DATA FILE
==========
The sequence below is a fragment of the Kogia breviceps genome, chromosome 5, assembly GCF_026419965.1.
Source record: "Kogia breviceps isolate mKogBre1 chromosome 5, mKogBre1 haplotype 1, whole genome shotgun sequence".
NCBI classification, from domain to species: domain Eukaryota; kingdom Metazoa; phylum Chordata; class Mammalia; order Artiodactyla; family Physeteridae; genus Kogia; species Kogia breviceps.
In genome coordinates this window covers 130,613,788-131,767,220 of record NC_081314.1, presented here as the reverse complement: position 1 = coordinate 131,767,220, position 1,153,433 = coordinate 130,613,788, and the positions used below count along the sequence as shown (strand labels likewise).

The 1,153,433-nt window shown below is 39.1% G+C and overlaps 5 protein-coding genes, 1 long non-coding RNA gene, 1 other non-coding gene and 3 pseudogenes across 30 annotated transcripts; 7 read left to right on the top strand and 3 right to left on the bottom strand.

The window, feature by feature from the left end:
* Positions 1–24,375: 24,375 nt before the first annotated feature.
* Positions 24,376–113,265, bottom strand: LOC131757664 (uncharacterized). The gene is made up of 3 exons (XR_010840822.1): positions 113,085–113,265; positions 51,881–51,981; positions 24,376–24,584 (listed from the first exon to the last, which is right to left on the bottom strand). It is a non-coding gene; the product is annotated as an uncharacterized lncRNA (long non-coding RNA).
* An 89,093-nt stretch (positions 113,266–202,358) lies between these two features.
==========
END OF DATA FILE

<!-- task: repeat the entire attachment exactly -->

The sequence below is a fragment of the Kogia breviceps genome, chromosome 5, assembly GCF_026419965.1.
Source record: "Kogia breviceps isolate mKogBre1 chromosome 5, mKogBre1 haplotype 1, whole genome shotgun sequence".
NCBI classification, from domain to species: domain Eukaryota; kingdom Metazoa; phylum Chordata; class Mammalia; order Artiodactyla; family Physeteridae; genus Kogia; species Kogia breviceps.
In genome coordinates this window covers 130,613,788-131,767,220 of record NC_081314.1, presented here as the reverse complement: position 1 = coordinate 131,767,220, position 1,153,433 = coordinate 130,613,788, and the positions used below count along the sequence as shown (strand labels likewise).

The 1,153,433-nt window shown below is 39.1% G+C and overlaps 5 protein-coding genes, 1 long non-coding RNA gene, 1 other non-coding gene and 3 pseudogenes across 30 annotated transcripts; 7 read left to right on the top strand and 3 right to left on the bottom strand.

The window, feature by feature from the left end:
* Positions 1–24,375: 24,375 nt before the first annotated feature.
* Positions 24,376–113,265, bottom strand: LOC131757664 (uncharacterized). The gene is made up of 3 exons (XR_010840822.1): positions 113,085–113,265; positions 51,881–51,981; positions 24,376–24,584 (listed from the first exon to the last, which is right to left on the bottom strand). It is a non-coding gene; the product is annotated as an uncharacterized lncRNA (long non-coding RNA).
* An 89,093-nt stretch (positions 113,266–202,358) lies between these two features.